Hire teams not unicorns
Rather than looking for the data science wunderkind, spend your recruiting activities on building a team that covers most of the skills needed to accomplish the work. It is a better approach to look for people who excel at one thing and only feel comfortable with others. For example, hire a software developer who knows how to build stuff, even if his communication skills (at C-level) are not that well developed. Data scientists with in-depth mathematical (statistical) skills are more valuable than one with some programming and some mathematical skills. Hire teams that complement each other.
If you start building a team with a limited budget, having mostly junior staff on board, hire an external freelancing senior data scientist who will guide your less experienced members. Here, specific knowledge transfer goals must be set and constantly monitored.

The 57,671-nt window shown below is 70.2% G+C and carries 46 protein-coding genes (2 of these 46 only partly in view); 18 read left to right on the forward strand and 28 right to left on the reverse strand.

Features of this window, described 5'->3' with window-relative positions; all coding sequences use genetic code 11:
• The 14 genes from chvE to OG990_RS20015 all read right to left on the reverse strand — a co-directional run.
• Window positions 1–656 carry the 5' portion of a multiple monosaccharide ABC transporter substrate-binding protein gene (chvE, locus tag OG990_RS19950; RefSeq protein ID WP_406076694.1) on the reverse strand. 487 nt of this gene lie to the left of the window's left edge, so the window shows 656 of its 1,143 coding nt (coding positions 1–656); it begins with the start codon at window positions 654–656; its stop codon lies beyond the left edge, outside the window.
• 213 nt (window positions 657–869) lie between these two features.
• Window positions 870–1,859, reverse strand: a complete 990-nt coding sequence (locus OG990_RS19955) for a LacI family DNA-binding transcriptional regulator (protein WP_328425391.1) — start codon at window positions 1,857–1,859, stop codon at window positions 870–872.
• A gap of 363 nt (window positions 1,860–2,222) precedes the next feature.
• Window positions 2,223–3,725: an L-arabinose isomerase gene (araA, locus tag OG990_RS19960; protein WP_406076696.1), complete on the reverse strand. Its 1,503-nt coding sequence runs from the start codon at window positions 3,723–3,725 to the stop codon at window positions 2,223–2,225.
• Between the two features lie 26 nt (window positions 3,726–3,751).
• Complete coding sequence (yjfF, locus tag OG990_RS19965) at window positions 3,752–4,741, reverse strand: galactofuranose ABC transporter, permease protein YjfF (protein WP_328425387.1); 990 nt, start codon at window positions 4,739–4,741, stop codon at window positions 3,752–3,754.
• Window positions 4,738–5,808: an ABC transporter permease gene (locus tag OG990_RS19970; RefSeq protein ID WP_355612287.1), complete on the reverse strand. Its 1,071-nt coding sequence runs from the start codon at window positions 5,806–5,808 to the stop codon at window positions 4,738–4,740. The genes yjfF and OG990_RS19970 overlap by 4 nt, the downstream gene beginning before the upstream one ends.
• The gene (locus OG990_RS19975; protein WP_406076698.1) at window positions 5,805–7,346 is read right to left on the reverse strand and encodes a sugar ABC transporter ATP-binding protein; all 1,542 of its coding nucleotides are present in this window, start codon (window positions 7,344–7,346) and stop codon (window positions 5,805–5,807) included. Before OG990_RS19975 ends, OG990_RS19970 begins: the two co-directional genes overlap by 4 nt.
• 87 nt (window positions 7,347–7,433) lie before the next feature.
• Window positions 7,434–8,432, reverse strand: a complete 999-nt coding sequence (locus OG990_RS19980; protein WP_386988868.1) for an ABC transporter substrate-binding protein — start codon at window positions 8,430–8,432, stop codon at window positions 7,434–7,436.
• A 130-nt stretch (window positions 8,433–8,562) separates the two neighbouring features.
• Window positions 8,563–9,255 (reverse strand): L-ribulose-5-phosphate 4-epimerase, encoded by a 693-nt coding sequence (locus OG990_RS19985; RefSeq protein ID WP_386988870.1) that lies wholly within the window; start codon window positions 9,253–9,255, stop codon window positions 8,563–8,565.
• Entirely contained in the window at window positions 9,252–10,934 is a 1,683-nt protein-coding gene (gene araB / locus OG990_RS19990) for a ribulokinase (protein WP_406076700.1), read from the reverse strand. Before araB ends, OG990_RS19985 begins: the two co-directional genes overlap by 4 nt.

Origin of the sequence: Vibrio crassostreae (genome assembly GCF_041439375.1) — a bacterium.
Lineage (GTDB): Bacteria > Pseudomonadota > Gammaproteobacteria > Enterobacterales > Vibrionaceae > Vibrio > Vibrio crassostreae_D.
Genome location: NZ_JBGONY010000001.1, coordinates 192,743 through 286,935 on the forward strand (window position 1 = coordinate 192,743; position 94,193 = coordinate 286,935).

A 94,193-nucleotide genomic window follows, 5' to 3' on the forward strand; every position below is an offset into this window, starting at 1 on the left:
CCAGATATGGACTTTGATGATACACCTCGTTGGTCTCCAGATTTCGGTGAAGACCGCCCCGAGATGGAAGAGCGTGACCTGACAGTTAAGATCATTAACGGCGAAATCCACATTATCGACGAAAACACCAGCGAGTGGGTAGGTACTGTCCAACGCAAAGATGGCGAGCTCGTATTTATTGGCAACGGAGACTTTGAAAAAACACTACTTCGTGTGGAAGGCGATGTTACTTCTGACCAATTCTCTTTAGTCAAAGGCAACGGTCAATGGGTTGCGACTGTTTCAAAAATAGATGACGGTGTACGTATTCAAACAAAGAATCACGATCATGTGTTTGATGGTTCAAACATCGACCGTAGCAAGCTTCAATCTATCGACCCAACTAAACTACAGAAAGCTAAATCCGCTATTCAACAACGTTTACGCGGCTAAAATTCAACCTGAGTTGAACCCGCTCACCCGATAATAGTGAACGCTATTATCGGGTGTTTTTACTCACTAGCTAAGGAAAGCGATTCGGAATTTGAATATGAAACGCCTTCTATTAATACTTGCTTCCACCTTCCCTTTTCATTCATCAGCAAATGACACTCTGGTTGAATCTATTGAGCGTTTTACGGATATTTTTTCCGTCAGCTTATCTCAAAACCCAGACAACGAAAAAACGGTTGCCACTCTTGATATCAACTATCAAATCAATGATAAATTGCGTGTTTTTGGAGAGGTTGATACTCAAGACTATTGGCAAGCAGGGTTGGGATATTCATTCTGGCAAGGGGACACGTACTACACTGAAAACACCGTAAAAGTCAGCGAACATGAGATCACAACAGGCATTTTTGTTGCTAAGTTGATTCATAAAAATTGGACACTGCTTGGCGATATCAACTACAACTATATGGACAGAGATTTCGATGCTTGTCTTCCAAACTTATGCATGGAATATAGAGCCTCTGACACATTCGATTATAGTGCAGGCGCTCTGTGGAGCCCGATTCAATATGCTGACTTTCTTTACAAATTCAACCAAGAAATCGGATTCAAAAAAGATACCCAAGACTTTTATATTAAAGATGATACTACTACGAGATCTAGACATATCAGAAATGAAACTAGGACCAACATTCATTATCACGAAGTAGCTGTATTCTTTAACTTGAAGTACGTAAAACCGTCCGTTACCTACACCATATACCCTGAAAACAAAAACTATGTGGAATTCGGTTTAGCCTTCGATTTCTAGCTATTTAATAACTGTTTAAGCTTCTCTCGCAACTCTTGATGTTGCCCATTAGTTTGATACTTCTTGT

Keep in mind that sooner or later you will be measured against the RoI (Return on Investment), therefore valuable and actionable outcomes must be delivered quickly. As a rule of thumb, consider a 3x3x3 model: 3 months to prove what is possible (throw some quick wins in the schedule), 3 months to produce the planned outcome, and 3 months to take it to market and integrate with the rest of architecture, if necessary. Senior management buy-in should be your main goal.
Also, before going outside of your company, have a look at your existing workforce. They may not have official data science titles, but some of them are perhaps skilled to do the required work. In some of the great tech companies such as Google, Yahoo, eBay, or Facebook, numerous “unofficial” data scientists were constantly discouraged by the work they had to do. They had to face product managers with different priorities, where the proposed solutions did not fit the product roadmap. The solution was to make these people responsible for their own products, where they could experiment and build products, and eventually create value for the company.